But to simplify it let's just say repeal all prior restraint based gun control laws. Start with the ban on carry in national parks & then go back to the NFA & work our way up to the trigger lock requirement for new purchases that passed last year.

But as I said we have no plan. We haven't ever had a plan. Even with the criticisms I listed above I'd rather see Michael's plan adopted than do what we've been doing - which is to be plan-less. I don't mean to pick on Michael's ideas, I'm just pointing out how I think they'd be better. But anything is better than the plan we currently have now, which is none (if I hadn't mentioned it before).

But to make things uber-simple I'd settle for striking very hard at one point. Let's say repealing the ban on open &/or concealed carry in national parks. It's do-able & doesn't require as much PR effort as say repealing the Hughes Amendment of the FOPA. A pic of the sign at Rocky Mountain National Park which warns of bears & mountain lions & such with "No Weapons Allowed" in big letters right underneath it (as it appears on the signs at the trailheads/parking areas now) will do.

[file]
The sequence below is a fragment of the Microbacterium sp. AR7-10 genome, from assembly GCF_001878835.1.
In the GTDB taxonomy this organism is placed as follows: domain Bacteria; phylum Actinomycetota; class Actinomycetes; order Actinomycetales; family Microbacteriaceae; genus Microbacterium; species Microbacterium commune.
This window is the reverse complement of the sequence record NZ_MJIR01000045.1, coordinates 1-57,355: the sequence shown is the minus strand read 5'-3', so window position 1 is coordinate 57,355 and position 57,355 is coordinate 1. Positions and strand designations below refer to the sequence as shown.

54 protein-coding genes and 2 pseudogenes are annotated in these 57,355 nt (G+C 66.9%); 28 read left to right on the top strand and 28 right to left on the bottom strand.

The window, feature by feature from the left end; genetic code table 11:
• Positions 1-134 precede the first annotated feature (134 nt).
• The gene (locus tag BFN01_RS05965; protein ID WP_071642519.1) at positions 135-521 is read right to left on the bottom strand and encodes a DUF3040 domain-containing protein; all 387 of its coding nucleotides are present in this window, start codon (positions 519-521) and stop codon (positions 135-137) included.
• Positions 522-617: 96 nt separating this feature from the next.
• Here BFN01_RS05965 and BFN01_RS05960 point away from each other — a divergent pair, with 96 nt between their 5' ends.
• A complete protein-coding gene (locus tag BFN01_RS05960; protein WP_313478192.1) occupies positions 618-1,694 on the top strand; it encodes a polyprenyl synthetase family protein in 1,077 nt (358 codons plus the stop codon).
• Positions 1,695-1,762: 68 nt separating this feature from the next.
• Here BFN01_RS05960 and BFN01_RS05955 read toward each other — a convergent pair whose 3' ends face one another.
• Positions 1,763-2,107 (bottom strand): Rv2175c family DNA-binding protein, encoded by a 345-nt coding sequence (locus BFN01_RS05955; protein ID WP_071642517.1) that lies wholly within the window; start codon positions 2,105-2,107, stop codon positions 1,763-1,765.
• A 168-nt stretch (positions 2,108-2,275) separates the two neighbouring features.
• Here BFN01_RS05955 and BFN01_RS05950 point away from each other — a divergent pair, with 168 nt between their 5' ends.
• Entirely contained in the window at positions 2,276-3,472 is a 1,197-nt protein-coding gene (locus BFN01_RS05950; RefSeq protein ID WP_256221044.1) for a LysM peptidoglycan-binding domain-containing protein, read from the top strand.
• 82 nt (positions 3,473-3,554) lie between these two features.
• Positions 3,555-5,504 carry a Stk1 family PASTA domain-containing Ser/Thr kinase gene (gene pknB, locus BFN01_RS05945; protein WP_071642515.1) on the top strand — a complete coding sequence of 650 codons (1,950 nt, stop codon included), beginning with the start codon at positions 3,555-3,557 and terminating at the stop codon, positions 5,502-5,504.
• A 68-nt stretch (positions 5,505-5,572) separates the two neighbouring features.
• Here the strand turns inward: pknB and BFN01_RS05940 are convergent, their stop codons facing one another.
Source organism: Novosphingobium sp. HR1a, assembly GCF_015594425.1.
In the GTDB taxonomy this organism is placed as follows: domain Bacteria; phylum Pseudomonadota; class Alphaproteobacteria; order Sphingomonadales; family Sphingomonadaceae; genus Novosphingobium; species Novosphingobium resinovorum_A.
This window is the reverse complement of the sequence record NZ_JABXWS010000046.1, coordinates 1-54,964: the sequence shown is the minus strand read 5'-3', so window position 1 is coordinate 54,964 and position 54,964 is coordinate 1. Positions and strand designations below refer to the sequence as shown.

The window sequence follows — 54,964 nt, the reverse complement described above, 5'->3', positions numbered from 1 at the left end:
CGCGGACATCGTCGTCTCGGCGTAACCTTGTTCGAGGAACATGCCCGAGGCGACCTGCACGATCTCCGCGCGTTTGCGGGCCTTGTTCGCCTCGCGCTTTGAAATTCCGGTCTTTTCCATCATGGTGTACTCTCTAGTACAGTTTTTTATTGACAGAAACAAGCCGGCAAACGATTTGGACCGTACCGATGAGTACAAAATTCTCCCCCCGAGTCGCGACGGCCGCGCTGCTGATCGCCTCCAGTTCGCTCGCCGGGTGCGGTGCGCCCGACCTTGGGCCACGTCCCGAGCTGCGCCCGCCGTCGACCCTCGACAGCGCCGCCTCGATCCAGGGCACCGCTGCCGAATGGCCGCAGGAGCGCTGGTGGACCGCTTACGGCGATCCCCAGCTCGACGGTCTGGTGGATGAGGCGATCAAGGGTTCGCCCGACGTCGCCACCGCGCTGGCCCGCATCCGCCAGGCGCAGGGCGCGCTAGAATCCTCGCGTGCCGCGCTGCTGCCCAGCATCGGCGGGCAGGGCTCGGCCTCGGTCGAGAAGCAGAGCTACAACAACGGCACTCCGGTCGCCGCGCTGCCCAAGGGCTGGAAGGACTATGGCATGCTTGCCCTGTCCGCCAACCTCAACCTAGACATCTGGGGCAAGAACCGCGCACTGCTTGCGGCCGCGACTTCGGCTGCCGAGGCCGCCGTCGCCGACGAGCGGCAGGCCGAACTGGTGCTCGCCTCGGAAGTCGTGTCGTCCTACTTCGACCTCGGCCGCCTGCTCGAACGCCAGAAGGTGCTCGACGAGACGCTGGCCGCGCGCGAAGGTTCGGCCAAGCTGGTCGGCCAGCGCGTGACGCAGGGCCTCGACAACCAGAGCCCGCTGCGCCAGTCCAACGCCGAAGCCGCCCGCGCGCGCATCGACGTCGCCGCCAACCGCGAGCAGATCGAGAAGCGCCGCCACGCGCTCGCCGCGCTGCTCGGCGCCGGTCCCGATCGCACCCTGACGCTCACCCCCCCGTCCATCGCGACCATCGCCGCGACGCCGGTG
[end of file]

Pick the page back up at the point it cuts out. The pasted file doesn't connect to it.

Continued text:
Still Michael has the right idea - we do need a plan,. Even one with the same colored font throughout would be better than nothing.

Posted by Publicola at July 10, 2006 03:37 AM | TrackBack

-I think its pretty much pie in the sky and completely fanciful to think that the BATFE would ever be disbanded. The American political climate seems to pretty much let large executive branch agencies continue to exist. If you know of another agency the size (as % of federal budget) that was eliminated entirely in the past, I'd love to know about it.
-I completely agree on the there's no point to a federal law prohibiting confiscation. We already have plenty of relevant law, probably most importantly, section 1983 to actually go after people who do illegal confiscation.